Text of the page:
Okay, let's continue. So as you exhale, you're holding on the ankles and you're letting your sit bones round, do you remember being in this position when you were supine, when you were pressing your low back to the floor? So in your mind's eye, can you see your sacrum drawing under, can you see your tailbone drawing under? Like, can you see that? And as you inhale and you roll your pelvis forward, can you see your sacrum tipping forward, your tailbone lifting, your pelvic bowl tipping forward?

Okay, now, next time you get round, curling your sit bones under, can you tune your mind into how your hips feel, the space in your hips, and now as you inhale and you roll your pelvis forward, can you feel the space in your hips? And so the request here is, see if, maybe, maybe not. But as you draw your sit bones under and you get round, can you feel how there's more room, perhaps, in your hips, and as you roll your pelvis forward and you arch, can you feel how you can feel the sense of, um, compression, like, you run out of room in there? Okay. And so the play here is, can you close your eyes and can you see that as you draw your sit bones under your hips actually externally rotate, they open naturally.

And as you roll your pelvis forward and draw that tailbone up, as you arch your low back, your hips are naturally starting to want to internally rotate, so you kind of run into yourself there. See if that makes sense inside. Maybe, maybe not. But just see if you can feel that, that drawing the sit bones under externally rotates the hips a little bit. Rolling that pelvis forward naturally internally rotates.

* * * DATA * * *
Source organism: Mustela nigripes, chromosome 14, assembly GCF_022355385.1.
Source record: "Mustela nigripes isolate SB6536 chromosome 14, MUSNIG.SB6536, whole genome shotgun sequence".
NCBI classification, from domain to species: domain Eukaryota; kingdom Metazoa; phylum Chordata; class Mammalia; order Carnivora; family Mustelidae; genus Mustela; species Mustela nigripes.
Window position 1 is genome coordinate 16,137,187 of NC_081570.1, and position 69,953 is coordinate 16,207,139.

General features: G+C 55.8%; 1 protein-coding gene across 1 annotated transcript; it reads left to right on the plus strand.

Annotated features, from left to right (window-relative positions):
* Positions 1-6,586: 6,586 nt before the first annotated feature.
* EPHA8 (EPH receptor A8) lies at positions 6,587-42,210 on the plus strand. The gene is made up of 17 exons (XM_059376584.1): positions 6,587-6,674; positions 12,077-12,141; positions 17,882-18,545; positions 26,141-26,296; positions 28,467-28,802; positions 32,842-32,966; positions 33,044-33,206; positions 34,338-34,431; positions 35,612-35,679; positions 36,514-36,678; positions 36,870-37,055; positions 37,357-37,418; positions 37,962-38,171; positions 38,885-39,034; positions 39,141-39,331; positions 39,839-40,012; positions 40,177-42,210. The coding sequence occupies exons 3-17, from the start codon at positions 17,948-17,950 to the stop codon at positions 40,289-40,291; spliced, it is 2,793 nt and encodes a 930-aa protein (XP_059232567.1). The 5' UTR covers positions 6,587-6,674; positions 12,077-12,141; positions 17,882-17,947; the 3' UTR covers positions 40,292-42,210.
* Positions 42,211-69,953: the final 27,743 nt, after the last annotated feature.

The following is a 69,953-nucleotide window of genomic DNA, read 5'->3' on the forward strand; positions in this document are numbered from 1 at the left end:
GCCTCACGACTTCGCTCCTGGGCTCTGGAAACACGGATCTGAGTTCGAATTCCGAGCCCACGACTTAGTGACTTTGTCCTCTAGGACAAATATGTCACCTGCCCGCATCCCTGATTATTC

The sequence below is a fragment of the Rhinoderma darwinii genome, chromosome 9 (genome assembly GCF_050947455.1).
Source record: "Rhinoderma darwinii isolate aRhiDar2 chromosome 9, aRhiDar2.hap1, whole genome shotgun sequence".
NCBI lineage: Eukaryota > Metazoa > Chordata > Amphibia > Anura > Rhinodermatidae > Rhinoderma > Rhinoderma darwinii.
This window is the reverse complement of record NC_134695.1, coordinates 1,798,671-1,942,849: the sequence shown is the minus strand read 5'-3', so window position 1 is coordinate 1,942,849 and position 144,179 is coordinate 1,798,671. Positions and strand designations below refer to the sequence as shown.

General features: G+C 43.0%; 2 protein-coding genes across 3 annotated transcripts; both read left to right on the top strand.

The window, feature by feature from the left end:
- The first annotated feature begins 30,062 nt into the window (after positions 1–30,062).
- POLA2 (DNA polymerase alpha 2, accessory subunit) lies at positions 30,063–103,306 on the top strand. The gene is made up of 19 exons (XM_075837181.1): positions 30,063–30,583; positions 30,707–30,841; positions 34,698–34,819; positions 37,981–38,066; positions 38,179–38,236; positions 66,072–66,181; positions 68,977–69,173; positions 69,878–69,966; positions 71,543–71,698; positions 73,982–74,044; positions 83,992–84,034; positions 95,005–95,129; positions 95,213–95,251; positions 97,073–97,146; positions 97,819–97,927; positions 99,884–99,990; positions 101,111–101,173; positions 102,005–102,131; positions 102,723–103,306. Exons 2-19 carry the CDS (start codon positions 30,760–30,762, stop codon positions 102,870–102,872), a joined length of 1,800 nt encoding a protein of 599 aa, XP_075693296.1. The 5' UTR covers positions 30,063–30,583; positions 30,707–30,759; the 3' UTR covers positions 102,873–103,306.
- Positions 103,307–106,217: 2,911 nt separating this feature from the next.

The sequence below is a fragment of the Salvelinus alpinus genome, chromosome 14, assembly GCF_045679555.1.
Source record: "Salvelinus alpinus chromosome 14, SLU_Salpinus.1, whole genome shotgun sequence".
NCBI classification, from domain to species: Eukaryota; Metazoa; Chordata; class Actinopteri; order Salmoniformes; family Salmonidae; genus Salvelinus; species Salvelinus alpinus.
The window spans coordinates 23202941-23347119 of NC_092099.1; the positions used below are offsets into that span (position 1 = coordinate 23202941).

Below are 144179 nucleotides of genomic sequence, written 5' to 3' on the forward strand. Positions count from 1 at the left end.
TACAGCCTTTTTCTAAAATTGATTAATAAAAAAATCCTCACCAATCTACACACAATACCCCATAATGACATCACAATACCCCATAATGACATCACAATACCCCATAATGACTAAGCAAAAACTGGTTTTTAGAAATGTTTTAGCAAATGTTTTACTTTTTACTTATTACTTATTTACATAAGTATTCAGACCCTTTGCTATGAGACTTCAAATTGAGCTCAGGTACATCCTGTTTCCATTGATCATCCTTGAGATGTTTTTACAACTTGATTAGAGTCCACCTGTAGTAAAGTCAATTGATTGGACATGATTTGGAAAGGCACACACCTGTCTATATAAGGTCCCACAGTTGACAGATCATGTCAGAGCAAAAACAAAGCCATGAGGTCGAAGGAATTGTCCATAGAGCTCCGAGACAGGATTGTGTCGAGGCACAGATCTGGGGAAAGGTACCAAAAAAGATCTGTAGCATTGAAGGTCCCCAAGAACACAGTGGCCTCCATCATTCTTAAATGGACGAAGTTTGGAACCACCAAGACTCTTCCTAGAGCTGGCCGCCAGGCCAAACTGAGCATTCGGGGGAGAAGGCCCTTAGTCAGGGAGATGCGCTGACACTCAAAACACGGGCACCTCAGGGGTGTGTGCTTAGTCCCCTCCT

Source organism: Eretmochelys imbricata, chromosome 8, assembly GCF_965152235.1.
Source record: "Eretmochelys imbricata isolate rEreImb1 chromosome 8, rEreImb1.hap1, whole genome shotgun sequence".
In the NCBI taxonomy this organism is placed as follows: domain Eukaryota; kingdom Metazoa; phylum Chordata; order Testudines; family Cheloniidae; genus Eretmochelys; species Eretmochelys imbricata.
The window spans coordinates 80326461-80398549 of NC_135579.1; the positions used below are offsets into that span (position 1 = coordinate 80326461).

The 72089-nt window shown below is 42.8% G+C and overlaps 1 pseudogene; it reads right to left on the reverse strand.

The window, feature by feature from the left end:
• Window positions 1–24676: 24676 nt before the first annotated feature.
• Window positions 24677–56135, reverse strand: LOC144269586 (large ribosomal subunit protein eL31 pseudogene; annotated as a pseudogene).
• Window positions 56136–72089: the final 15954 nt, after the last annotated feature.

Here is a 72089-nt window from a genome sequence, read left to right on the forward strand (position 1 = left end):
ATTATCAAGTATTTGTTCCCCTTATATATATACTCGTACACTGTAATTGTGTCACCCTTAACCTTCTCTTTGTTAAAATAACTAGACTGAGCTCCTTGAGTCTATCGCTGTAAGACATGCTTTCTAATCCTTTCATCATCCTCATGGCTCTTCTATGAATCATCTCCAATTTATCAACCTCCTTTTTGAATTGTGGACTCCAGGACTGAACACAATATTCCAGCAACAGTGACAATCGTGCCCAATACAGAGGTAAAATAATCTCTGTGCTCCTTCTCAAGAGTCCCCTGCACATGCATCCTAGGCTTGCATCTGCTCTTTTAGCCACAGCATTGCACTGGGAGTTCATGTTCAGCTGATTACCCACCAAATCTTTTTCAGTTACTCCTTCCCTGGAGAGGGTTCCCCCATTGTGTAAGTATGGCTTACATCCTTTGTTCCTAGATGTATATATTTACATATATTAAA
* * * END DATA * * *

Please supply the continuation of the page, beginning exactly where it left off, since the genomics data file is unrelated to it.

Which is why when you approach seated postures, often, let's do this together, externally rotate, draw the sit bones under, and see if you can remember, like, rolling your hips open, like, do you remember that feeling of external rotation? Can you find that again, remember the duck foot, the Charlie Chaplin? And can you maintain that feeling of external rotation as you now, you're kind of, you're playing the realm of the opposites. You're externally rotating your hips, while you're rolling your pelvis forward. Okay, so while I'm externally rotating my hips and rolling my pelvis forward, then my heart is lifted and my hips are open.

And you'll notice that my knees don't easily touch the earth. That's 'cause my propensity, personally, in my anatomy, I'm more inclined to internal rotation. So in these external rotations, it requires, you know, me to really really like, chooka-chooka-chooka, I have to, like, work to bring those knees down. Like, I have to assist, I have to be my own prop, use my hands to bring them down, okay. Or sometimes a nice friend will come along and stand on me.